Have you ever heard of Cupping therapy? If you have watched the Olympics you have seen Athletes like Michel Phelps have these perfectly circular busies on their shoulders, back and neck, pretty much anywhere.
But what is it, what does it actually do, does it work?
What cupping is are circular tools applied to the skin. They are made from either Glass, Silicone, Bamboo or Earthenwear. It can be applied either wet or dry to the skin.
Cupping basically sucks up, skin, muscle, blood inside the cup either by means of pressure from the silicone or glass using flame or a pressure gun. From a personal standpoint I prefer to use the silicone because it only allows you to suck up so much of the muscle and not a fan of playing with matches over a client.
As you can see from the picture below, This is using glass and either a flame or a pressure gun. Typically it is left on the skin for about 5 to 10 minutes, it brings in new blood into the muscle.
Encouraging the build up of what ever toxins that are in the muscle to be pushed out. I have also seen where acupuncture is done and then the cupping. Allowing blood to pool in the cup, this is out of a massage therpists scope of practice and should not be done.
Cupping is not only for athletes it can be used on anyone, especially people that have an active lifestyle or chronic pain. There are a few contraindications to cupping and you should always consult your doctor.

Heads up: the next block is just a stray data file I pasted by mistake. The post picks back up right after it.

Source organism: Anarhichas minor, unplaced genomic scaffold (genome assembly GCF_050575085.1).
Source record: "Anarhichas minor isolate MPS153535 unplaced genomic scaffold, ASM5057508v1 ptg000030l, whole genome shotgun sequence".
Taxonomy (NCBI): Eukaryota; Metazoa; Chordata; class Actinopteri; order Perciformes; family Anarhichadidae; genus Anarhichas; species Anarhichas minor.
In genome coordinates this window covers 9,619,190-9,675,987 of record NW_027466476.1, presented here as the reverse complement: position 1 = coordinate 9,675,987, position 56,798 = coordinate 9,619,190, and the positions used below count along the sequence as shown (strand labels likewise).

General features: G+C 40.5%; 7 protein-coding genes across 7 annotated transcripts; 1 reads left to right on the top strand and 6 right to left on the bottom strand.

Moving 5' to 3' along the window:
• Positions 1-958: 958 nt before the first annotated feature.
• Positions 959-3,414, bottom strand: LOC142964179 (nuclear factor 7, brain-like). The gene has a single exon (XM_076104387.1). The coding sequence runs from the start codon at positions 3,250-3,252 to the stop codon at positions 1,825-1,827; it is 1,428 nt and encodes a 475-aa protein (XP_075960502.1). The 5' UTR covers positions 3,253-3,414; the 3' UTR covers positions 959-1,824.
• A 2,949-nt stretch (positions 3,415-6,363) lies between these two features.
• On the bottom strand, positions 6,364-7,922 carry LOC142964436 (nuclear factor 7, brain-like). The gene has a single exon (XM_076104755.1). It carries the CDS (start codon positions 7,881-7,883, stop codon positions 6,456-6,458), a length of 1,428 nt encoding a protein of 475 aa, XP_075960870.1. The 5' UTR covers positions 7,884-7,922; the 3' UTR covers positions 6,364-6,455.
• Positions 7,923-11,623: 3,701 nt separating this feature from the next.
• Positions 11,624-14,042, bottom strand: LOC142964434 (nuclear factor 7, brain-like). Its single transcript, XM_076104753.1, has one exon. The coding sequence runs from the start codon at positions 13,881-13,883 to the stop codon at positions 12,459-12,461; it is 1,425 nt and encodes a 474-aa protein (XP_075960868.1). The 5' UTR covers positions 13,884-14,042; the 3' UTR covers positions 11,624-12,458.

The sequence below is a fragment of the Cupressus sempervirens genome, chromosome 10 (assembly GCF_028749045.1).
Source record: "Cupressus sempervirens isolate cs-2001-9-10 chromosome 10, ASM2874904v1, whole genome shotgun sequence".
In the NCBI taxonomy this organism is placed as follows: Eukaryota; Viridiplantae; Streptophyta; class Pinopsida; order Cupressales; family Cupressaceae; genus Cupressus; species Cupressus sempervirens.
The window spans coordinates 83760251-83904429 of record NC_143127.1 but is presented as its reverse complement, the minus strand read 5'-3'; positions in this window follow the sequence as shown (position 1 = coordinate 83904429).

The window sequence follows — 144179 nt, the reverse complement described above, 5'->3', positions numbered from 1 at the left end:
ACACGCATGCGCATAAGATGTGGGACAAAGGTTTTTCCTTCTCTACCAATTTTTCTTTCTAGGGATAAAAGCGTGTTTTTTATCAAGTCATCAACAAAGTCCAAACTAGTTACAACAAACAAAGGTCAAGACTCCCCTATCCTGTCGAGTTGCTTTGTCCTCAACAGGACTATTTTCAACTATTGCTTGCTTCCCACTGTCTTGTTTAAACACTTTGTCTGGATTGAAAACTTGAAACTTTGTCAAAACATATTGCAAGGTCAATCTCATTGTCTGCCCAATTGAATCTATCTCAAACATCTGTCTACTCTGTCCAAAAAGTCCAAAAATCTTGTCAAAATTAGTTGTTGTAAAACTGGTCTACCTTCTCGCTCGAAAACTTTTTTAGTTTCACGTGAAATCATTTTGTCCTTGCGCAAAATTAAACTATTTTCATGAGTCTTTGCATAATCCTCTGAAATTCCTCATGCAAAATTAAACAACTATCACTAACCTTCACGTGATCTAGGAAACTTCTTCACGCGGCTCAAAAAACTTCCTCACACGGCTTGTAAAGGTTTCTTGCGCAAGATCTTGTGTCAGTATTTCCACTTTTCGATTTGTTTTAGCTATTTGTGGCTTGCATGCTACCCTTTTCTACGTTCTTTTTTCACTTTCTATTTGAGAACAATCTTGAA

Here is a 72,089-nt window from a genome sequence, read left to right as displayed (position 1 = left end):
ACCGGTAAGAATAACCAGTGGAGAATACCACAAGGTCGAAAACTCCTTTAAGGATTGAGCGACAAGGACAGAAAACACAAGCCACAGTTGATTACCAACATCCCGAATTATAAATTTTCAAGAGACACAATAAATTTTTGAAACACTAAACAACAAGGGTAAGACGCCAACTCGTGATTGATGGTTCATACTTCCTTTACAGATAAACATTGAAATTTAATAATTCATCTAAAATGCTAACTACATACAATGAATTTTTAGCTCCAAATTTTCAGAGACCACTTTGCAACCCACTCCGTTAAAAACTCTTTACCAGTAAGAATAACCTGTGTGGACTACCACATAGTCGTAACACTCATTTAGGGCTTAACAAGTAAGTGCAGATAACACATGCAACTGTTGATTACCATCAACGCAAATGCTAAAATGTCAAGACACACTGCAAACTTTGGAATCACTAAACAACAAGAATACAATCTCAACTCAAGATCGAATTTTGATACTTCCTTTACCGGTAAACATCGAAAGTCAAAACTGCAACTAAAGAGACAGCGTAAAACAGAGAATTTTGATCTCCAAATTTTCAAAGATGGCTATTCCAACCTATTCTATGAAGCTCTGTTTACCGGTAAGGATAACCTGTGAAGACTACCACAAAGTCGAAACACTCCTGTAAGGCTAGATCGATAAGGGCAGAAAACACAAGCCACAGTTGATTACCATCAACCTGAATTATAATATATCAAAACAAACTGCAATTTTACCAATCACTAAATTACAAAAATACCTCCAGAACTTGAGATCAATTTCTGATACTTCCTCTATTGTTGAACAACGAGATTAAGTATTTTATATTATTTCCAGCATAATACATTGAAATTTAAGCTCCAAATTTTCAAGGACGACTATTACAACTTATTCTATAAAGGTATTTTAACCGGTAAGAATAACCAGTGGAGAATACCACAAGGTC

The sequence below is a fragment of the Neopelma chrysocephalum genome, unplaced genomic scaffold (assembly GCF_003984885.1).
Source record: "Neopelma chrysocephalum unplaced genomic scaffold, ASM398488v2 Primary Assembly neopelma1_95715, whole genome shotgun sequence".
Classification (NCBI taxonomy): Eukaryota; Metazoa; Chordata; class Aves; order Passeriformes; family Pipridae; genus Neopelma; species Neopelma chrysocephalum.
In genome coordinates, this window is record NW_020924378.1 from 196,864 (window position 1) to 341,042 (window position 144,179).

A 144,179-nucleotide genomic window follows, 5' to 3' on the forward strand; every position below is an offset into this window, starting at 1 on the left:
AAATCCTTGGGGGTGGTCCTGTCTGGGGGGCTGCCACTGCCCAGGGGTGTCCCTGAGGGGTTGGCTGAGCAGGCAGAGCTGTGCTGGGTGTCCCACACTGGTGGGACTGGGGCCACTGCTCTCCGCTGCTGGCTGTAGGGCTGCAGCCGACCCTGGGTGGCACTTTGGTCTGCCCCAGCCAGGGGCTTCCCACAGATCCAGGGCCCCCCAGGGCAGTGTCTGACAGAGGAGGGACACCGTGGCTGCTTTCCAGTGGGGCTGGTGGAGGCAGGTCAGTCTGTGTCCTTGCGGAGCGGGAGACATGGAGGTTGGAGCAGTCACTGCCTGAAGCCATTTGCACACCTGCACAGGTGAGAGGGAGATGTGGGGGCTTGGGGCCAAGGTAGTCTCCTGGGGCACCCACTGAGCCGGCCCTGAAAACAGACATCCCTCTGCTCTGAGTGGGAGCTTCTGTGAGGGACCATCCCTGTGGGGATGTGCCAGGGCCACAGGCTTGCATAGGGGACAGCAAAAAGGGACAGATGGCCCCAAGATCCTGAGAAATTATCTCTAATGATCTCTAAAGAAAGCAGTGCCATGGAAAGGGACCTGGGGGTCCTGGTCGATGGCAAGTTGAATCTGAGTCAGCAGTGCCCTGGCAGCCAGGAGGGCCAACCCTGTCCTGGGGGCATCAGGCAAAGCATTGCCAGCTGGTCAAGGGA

Cupping can also be applied with a lighter suction and used as rolling or myofascial release of the skin.
Side Effects of Cupping therapy
Cupping may sometimes cause temporary marks on the skin, according to Web MD they may last up to 10 days. This is because the blood in the body is brought to the skin’s surface. It’s like getting bruises. Always consult your doctor before trying cupping therapy. Clients with diseases like hemophilia or other clotting disorders should not do cupping.
The clients skin has to be healthy. Cupping cannot be used on skin surfaces which are inflamed, infected or burned. Cupping can be beneficial, as long as it is applied with caution by a trained professional. Cupping may also come with some side effects. These include: mild discomfort, burns, bruises or skin infections.
I have personally used the cups on myself and find that they do help, especially on areas that are stubborn and the tension will not release. As the cups are being used, I also incorporate massage after the cup is removed to shift some of the pooling from the area. It's also a good conversation starter when someone recognizes it.